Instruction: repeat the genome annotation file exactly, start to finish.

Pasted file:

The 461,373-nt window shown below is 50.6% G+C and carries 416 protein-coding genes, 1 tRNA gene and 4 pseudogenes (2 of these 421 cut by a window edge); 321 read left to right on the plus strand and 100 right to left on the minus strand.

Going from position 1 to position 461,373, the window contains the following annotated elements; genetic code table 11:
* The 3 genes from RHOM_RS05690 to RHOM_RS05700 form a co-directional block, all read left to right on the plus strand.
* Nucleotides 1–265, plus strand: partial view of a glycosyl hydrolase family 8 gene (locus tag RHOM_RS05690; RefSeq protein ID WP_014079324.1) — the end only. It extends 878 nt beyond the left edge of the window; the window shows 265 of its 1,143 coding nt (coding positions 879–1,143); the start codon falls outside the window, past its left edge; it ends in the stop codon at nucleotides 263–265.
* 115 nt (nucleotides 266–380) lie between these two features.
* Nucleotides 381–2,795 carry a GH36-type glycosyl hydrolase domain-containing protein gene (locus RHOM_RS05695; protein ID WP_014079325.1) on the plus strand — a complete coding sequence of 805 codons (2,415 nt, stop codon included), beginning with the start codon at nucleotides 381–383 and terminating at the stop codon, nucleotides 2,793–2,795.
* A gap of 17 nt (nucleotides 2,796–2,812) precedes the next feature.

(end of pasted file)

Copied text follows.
The 461,373-nt window shown below is 50.6% G+C and carries 416 protein-coding genes, 1 tRNA gene and 4 pseudogenes (2 of these 421 cut by a window edge); 321 read left to right on the plus strand and 100 right to left on the minus strand.

Going from position 1 to position 461,373, the window contains the following annotated elements; genetic code table 11:
* The 3 genes from RHOM_RS05690 to RHOM_RS05700 form a co-directional block, all read left to right on the plus strand.
* Nucleotides 1–265, plus strand: partial view of a glycosyl hydrolase family 8 gene (locus tag RHOM_RS05690; RefSeq protein ID WP_014079324.1) — the end only. It extends 878 nt beyond the left edge of the window; the window shows 265 of its 1,143 coding nt (coding positions 879–1,143); the start codon falls outside the window, past its left edge; it ends in the stop codon at nucleotides 263–265.
* 115 nt (nucleotides 266–380) lie between these two features.
* Nucleotides 381–2,795 carry a GH36-type glycosyl hydrolase domain-containing protein gene (locus RHOM_RS05695; protein ID WP_014079325.1) on the plus strand — a complete coding sequence of 805 codons (2,415 nt, stop codon included), beginning with the start codon at nucleotides 381–383 and terminating at the stop codon, nucleotides 2,793–2,795.
* A gap of 17 nt (nucleotides 2,796–2,812) precedes the next feature.